Owen Simoes, an 11-year-old entrepreneur, is back this month for the second year of his furniture restoration company, SquidFlip.
Owen started the company last year after being inspired by his favorite HGTV show Flea Market Flip, which follows designer Lara Spencer as she restores old pieces of furniture and sells them for profit.
Armed with a bucket of chalk paint and a sander, Owen went to work on flipping some of his own pieces. He rented out a small shop space from his father and named it SquidFlip after his nickname, Squid.
Last year, he says he sold about 40 pieces, but he ended the summer season with some pieces still left over. His store is stocked with brightly-colored desks, chairs and shelves and decorated with vintage-style posters.
“We still have a lot of furniture, so this year we’re starting up again and hopefully we’ll sell a lot more because we’ve gotten a lot more popular since last year,” he said.
Owen is still working on some new pieces for the summer season, though.
His favorite pieces are what he calls “suitcase tables.” He uses a vintage suitcase and adds legs and vintage luggage stickers for decoration.
“A few times, people have asked for suitcase tables and we’ve asked them where they’ve actually been so we can find the stickers for those places,” he said.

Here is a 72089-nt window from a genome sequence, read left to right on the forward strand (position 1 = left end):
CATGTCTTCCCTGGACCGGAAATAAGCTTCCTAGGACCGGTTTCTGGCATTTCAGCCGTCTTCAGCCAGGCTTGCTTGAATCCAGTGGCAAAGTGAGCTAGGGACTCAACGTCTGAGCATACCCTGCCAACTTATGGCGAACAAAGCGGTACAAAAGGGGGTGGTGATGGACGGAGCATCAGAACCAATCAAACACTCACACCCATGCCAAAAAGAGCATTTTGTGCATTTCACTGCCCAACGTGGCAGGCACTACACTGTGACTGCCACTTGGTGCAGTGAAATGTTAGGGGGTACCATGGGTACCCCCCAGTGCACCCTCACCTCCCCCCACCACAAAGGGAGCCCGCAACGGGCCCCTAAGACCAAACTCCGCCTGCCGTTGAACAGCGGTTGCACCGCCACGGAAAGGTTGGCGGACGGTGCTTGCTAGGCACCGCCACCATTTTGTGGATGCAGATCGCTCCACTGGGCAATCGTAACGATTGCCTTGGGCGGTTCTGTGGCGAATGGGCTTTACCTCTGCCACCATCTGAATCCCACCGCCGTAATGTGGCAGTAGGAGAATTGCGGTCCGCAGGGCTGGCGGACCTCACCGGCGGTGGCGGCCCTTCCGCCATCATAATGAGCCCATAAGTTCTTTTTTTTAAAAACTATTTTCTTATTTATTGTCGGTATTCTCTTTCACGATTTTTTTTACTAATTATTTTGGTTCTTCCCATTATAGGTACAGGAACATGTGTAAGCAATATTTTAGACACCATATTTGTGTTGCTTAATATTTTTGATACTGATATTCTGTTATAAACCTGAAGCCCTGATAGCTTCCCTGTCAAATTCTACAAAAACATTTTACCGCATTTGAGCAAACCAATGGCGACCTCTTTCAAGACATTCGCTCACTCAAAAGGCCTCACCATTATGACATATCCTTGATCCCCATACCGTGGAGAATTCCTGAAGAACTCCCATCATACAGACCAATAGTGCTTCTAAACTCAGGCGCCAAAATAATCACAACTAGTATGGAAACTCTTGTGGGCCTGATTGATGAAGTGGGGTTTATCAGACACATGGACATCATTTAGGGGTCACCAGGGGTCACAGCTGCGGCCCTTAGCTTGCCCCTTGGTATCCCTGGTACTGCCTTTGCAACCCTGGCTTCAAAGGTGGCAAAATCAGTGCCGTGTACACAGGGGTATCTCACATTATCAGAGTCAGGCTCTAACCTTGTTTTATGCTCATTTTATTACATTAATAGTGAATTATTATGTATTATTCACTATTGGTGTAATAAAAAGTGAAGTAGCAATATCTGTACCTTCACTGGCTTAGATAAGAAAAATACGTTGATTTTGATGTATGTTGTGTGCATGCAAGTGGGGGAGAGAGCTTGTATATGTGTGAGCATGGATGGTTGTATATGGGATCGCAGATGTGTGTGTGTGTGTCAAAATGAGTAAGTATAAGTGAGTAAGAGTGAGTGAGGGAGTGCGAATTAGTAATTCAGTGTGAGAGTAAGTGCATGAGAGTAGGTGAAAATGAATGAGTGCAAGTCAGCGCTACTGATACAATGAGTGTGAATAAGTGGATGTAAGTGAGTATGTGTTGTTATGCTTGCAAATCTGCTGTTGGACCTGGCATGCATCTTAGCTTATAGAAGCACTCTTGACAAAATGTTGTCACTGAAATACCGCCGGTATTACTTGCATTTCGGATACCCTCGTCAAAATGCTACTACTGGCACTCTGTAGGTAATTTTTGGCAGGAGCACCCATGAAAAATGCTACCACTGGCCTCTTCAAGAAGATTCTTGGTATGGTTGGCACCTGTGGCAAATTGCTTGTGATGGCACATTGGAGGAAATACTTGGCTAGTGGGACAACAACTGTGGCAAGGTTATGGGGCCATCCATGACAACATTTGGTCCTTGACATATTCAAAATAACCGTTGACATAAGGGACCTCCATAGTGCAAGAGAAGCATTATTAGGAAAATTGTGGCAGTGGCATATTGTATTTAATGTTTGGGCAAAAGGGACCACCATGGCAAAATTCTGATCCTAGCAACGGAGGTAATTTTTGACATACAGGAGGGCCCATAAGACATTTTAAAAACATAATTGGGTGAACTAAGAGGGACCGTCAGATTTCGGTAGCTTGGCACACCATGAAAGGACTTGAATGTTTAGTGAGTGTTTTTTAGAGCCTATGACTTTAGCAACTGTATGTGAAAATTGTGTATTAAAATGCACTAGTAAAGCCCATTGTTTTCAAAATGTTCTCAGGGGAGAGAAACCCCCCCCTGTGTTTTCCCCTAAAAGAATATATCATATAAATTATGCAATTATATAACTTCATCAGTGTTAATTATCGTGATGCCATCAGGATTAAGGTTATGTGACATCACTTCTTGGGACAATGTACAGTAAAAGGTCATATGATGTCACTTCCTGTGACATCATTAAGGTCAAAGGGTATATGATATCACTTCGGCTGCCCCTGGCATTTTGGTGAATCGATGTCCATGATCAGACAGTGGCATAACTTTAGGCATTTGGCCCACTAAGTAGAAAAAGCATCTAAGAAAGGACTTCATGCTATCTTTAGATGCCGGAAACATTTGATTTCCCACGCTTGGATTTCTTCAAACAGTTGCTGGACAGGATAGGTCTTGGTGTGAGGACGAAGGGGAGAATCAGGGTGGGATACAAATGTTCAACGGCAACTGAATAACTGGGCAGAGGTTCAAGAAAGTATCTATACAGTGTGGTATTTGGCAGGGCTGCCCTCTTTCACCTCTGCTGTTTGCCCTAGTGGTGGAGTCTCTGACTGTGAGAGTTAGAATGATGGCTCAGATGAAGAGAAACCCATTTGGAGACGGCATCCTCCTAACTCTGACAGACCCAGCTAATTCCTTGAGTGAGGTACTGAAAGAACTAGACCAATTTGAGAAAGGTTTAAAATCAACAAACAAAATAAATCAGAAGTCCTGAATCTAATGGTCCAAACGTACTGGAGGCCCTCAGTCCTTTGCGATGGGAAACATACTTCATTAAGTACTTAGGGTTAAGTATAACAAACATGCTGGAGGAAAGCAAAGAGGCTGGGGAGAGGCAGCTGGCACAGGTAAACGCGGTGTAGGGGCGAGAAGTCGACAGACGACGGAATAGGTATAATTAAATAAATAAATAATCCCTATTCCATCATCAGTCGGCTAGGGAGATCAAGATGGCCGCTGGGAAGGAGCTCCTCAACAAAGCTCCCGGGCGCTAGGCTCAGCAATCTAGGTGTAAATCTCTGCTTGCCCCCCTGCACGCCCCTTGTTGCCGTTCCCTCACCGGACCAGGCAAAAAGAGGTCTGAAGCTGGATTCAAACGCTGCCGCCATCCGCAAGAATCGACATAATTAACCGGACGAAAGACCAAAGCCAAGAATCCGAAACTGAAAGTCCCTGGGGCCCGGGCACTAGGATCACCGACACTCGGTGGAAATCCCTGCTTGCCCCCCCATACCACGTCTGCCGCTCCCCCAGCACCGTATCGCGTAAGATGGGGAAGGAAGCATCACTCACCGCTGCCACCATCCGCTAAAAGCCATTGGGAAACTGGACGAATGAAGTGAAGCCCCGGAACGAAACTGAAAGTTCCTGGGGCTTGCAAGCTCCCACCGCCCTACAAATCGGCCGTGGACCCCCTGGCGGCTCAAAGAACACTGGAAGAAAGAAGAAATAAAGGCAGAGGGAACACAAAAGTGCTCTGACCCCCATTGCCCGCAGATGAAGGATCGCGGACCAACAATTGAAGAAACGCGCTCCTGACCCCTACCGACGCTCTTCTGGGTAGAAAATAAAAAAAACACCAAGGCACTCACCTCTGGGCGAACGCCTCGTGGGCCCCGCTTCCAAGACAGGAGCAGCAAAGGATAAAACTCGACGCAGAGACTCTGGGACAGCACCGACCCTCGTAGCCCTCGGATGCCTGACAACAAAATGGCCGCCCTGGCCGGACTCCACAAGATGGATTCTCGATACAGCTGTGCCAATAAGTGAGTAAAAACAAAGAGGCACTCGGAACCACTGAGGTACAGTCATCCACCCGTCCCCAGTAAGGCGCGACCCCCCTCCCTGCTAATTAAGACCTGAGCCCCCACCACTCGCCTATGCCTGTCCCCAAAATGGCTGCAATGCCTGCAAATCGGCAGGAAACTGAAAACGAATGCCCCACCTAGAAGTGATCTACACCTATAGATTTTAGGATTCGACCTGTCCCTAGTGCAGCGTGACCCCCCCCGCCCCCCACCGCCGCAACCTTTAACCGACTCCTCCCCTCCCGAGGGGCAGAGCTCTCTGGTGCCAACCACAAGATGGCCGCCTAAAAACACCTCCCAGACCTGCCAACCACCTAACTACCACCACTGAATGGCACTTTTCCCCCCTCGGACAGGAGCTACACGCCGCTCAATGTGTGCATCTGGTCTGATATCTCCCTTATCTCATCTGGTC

Owen is also planning on expanding his business to include his own line of chalk paint, which he calls “Squid Ink.”
“We met a woman at Brimfield who gave us a recipe for chalk paint, which we had been paying a lot of money for before,” said Owen’s mom, Laura.
They’ve now been mixing their own paint, and plan to package and sell the Squid Ink in jars with color names based on bodies of water in New Hampshire.
“We name them after places where a squid might live. One of the colors, which is a sand color, is called Wallis Sands Beach,” he said.
Owen’s business has become somewhat famous in the Concord area. He was interviewed once before by the Concord Monitor, and was featured on WMUR’s Chronicle. All this media attention has already gotten him to his dream of meeting the host of Flea Market Flip.
“She was really nice, a little too smiley like she was on camera, and when I looked up, I saw the boom mic over the two of us! They were recording the whole thing,” he said.
Owen is hopeful that the recording might show up on an episode of Flea Market Flip and help him to get famous. But for now, he just thinks it’s cool that people are inspired by him.
“A lot of people said ‘Wow, this is so interesting, I love what you do, so I made my own piece,’ ” he said. “And it just makes me feel really, really good about myself that I’ve gotten this far in my business that I can meet the people I was inspired by.”
Owen has already accomplished a lot with his business, and he’s only in the fifth-grade. He balances school with shop hours every Monday, Tuesday and Thursday from 4 to 5:30 p.m. and works on pieces during the weekends.
Owen and his parents are planning a grand opening for his second year in business on May 30. From 4 to 6 p.m., the public is invited to stop by his Warren Street shop and enjoy refreshments to celebrate a new season at SquidFlip.